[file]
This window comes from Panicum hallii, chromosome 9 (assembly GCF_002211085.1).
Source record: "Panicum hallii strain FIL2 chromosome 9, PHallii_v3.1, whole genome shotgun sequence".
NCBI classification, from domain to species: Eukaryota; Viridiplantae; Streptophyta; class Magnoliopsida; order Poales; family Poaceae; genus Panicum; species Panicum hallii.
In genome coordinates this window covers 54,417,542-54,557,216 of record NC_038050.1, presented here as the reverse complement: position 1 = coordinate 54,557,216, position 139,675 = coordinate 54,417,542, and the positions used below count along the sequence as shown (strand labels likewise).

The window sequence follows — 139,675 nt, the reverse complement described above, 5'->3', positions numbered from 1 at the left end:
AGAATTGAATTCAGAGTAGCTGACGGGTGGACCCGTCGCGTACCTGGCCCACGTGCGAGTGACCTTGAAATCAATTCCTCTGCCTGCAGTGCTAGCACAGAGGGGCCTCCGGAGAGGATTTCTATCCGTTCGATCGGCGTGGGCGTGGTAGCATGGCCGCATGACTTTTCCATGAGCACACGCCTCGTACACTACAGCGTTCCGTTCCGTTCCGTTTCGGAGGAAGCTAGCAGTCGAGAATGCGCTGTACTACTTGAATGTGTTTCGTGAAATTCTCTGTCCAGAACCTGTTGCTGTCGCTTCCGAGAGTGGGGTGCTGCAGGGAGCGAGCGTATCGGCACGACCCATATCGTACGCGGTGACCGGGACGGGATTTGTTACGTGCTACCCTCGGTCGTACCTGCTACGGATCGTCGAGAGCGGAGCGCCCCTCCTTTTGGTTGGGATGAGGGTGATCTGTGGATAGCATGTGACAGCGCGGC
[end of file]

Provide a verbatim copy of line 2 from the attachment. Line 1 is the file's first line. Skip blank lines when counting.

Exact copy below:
Source record: "Panicum hallii strain FIL2 chromosome 9, PHallii_v3.1, whole genome shotgun sequence".